Jamun-based solar cells

The Indian solar segment is on the path to achieving 100 GW of installations by 2022 with tariffs falling to record levels in recent auctions. While declining tariffs result in falling margins, the saving factor is that there is also a significant drop in capital costs and increase in efficiencies. In this context, dye sensitised solar cells (DSSCs) have proven to be an important concept.

These are third-generation solar photovoltaic (PV) cells that generate energy in a process similar to artificial photosynthesis. The dye used in the solar cell is the photoactive material of DSSC, which can produce electricity once it is sensitised by light and uses energy to stimulate electrons, much like chlorophyll in photosynthesis. The dye then injects these electrons into titanium dioxide, which conducts away the electron. A chemical electrolyte in the cell then closes the circuit.

Spearheading India’s research and development in the solar segment, researchers at IIT Roorkee, Dr Nipun Sawhney and Dr Soumitra Satapathi, recently invented a special type of DSSC. They went a step beyond the current technologies used for manufacturing DSSCs by substituting one of the most expensive components of a traditional DSSC, the Ruthenium-based dye, which costs more than $1,000 per gram, with a natural dye extracted from fruits. The researchers used dyes from Jamun, berry juice, black currant pulp and plums. The bottled berry juice and black currant pulp were used directly, while dyes had to be extracted from the jamun and plums. The team then manufactured the DSSC with the fruit extracts and tested black currant and mixed berry dye extracts in simulated conditions of 350 watts per square metre illumination, while jamun and plum dye cells were tested in 960 watts per square metre illumination simulated conditions.

The team found that DSSC comprising black currant and mixed berry dye showed a conversion efficiency of 0.55 per cent and 0.53 per cent respectively, while DSSC comprising jamuns and plums showed a conversion efficiency of 0.235 per cent and 0.261 per cent respectively. While these efficiencies are fairly low, the team mentioned that the reason could be the presence of impurities during the extraction of dyes from jamuns and plums, and the direct use of packaged berry juice and black currant pulp that might contain mitigating preservatives and other chemicals. An industrial setup to extract the dyes and manufacture DSSCs may lead to a much higher efficiency by means of reducing manufacturing defects and streamlining the process.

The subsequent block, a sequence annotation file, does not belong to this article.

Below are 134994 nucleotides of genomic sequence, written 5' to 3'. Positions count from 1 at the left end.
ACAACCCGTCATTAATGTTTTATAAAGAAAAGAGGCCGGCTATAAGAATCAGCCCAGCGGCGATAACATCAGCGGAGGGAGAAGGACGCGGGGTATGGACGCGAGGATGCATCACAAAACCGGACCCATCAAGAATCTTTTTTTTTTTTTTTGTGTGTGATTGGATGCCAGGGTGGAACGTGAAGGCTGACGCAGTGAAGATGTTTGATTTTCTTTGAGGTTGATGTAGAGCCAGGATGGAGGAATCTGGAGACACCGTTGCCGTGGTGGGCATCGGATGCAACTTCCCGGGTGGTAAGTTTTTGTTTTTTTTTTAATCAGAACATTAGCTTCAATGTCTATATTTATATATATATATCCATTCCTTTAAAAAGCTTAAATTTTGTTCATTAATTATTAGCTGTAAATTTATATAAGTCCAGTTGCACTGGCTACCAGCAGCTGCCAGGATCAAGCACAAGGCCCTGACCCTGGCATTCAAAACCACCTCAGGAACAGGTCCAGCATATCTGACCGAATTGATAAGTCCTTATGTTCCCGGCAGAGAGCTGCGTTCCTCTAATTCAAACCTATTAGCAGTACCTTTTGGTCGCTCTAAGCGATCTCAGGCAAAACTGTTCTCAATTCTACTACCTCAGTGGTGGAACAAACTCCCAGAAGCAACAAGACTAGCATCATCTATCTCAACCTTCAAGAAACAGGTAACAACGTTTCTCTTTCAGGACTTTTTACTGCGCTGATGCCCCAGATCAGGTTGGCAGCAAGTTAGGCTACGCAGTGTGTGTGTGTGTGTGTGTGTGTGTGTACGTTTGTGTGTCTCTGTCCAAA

In spite of the low values of conversion efficiencies, this innovation has the potential to lead to widespread applications of fruit extracted DSSC, owing to low manufacturing cost, abundant  raw material, simplicity of the manufacturing process, and economies of scale achieved due to the wide range of DSSC applicability. The dye extraction process from fruits is expected to be significantly cheaper as compared to Ruthenium-based dye, which can reduce the overall capital costs of solar energy generation.

This innovation is a part of an initial step towards the manufacturing of such DSSCs. Given that DSSC technology was introduced in the late 1980s, it will take some more time before it can be commercialised on a large scale. Although DSSCs are cheaper and easier to manufacture as compared to traditional PV cells, their conversion efficiency is lower than that of traditional PV cells. The peak efficiency achieved by DSSCs in laboratory conditions is about 13 per cent, while 6-7 per cent efficiency is considered excellent. On the contrary, traditional PV cells have achieved a peak efficiency of 44 per cent in laboratory conditions, with a practical industry standard of 20-22 per cent. The low conversion efficiency is compensated to some extent by the ease of manufacturing, better performance under cloudy conditions, higher efficiency in higher temperatures and ease of use in applications such as rooftop solar.

The low value of conversion efficiency implies that so far DSSCs have not been used in utility-scale projects. Since these have not witnessed large-scale adoption, it will take a significant amount of time before fruit extract-based DSSCs are commercialised. However, going forward, fruit-based DSSCs could become a reality with greater research and significantly higher efficiencies that can completely change the Indian solar segment.


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